The micrographics department at the Utah State Archives is a full service microfilm department, meaning micrographics can develop, duplicate, and store both 16mm and 35mm films. Micrographics can also capture digital images to microfilm as well as produce digital images from microfilm and microfiche. The following post is part 2 of a 3 part series on the services available by the micrographics department.

Creating Images on Microfilm

Micrographics currently microfilm materials such as cemetery records, court records, birth and death certificates, minute books, fingerprint cards, and etc. The advantage to microfilming such records is that microfilm is the main preservation medium for archiving permanent records. Microfilm is an incredibly stable preservation format, if stored correctly and not accessed for use the film will last 500 years. Reference copies that are used on a regular basis will last between 10-20 years depending on the frequency of use and storage conditions.

Kodak 35mm Camera

Kodak 35mm Camera

Developing Microfilm

Once documents are microfilmed, Micrographics uses the Houston Fearless microfilm processor to develop the film for 65 cameras, scanners, and the Archives’ digital film converter. Since July of 2012 micrographics has developed over 2,000 master microfilm rolls. In order to ensure consistency in image quality, a control strip is run every morning before beginning to develop any film. The turn around time for developing and quality control of the film is generally about a week.

Houston Fearless Microfilm Processor

Houston Fearless Microfilm Processor

 

Micrographics: From Digital to Film and Back Again

July 22, 2013 Comments off

Utah State Archives Micrographic Services

From Digital to Film and Back Again

Part 1 of 3

The micrographics department at the Utah State Archives is a full service microfilm department, meaning micrographics can develop, duplicate, and store both 16mm and 35mm films. Micrographics can also capture digital images to microfilm as well as produce digital images from microfilm and microfiche. The following post is part 1 of a 3 part series on the services available by the micrographics department.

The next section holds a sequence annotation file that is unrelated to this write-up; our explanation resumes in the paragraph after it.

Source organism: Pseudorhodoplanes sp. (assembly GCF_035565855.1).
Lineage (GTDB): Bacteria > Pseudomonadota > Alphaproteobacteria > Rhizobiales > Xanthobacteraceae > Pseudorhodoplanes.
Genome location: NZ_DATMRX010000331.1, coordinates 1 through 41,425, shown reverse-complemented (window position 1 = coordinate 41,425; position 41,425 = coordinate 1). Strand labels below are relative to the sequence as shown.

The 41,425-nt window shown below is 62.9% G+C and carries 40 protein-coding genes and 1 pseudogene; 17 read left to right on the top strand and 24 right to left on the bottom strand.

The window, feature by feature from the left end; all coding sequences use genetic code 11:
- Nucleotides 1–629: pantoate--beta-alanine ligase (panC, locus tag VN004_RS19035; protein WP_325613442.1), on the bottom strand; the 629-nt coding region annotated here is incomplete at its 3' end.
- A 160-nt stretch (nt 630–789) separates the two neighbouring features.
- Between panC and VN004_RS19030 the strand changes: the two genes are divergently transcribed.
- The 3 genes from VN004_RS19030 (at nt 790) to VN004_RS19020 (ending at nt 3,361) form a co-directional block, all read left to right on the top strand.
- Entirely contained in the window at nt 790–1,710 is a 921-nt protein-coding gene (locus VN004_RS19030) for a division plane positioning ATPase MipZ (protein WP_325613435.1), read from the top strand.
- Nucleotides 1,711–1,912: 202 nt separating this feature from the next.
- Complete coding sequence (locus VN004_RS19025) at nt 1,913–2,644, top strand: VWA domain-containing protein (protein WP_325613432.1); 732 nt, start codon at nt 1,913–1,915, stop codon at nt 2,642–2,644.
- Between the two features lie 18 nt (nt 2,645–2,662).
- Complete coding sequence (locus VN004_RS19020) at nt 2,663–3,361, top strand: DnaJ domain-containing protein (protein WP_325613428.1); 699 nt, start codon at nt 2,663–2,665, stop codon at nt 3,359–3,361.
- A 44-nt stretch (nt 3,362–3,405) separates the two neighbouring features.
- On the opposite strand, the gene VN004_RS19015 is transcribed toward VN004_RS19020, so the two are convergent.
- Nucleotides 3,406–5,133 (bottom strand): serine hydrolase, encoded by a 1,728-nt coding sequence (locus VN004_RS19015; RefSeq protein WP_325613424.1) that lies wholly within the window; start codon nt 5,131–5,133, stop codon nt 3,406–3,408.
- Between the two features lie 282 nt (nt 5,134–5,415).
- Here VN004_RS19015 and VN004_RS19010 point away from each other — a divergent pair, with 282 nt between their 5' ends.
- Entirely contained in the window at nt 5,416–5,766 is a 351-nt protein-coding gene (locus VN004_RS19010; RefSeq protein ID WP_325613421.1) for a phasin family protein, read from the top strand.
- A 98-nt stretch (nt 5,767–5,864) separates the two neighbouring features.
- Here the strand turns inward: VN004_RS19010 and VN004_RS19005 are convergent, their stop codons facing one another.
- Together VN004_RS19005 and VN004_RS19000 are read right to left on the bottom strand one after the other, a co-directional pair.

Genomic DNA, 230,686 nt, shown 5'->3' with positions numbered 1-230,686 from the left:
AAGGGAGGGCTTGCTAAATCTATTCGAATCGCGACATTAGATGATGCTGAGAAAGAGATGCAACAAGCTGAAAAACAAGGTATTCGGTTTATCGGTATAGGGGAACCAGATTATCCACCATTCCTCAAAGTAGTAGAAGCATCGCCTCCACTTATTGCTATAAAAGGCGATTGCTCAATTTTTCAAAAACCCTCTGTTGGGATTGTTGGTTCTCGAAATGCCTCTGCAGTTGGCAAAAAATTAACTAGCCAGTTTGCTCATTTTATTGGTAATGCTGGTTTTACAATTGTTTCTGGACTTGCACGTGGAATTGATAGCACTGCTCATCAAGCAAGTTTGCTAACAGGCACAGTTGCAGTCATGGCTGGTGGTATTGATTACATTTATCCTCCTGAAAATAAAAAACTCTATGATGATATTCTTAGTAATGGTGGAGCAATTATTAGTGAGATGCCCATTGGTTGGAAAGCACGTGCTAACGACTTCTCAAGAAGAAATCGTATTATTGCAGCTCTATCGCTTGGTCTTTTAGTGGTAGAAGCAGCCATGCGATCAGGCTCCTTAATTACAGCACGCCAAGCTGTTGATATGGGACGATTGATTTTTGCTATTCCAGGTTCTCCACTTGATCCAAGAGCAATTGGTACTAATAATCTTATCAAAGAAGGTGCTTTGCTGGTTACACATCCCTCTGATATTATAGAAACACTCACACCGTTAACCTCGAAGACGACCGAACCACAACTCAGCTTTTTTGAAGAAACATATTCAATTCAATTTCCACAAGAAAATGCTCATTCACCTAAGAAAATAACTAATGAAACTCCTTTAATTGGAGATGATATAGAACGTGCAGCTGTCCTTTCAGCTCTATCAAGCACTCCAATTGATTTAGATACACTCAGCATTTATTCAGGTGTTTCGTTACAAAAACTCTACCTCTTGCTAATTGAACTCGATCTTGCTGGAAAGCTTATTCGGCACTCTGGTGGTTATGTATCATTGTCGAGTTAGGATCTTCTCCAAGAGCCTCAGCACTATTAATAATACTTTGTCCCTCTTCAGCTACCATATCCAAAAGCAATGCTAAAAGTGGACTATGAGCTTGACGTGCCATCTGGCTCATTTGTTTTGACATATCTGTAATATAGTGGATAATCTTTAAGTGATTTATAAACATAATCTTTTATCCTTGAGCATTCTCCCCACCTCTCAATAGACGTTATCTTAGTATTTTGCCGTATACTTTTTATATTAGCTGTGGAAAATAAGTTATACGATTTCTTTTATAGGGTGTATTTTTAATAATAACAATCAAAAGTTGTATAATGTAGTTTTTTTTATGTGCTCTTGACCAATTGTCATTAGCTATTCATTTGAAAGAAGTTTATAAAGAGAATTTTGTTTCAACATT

Digital to Film

In May of 2008, fourteen counties formed an agreement with the Archives to assist in obtaining the digital film converter; the counties  purchased rolls of film in advance and the funds from the advanced purchases were used to buy the digital film converter. The fourteen counties received credit and are able to use that credit to have digital images put on microfilm. Twelve additional agencies have also used this service to date.

The digital film converter creates high quality images in digital format to microfilm by running the images through a monitor and onto a camera which then creates the master microfilm (either on 16 mm or 35 mm). From July 2012 to date, micrographics ran over 12,000 rolls of film and 500,000 images through the digital film converter. The whole process is a huge benefit to both the agency and the Archives. The agency has the images in a digital format that both they and their patrons can access, and the Archives acquires a roll of microfilm for long term preservation storage.

Digital Film Converter

Digital Film Converter

Film to Digital

Another piece of equipment, purchased in 2012, is the Mekel Mach VII microfiche scanner. The microfiche scanner can produce images from microfiche cards to multiple digital formats including TIFF, TIFF group 4, TIFF uncompressed, JPEG, JPEG 2000, and PDF compressed. After scanning is completed the digital copy is saved on a CD, DVD, flash drive, or external hard drive, according to the agency’s request. Another piece of equipment, the Mekel Mach V machine performs the same function as the VII but instead digitizes images from microfilm. Since July 2012 micrographics has digitized almost 500 rolls of film and over 600,000 images.

Mekel Mach VII: Microfiche to Digital

Mekel Mach VII: Microfiche to Digital

Mekel Mach V: Microfilm to Digital

Mekel Mach V: Microfilm to Digital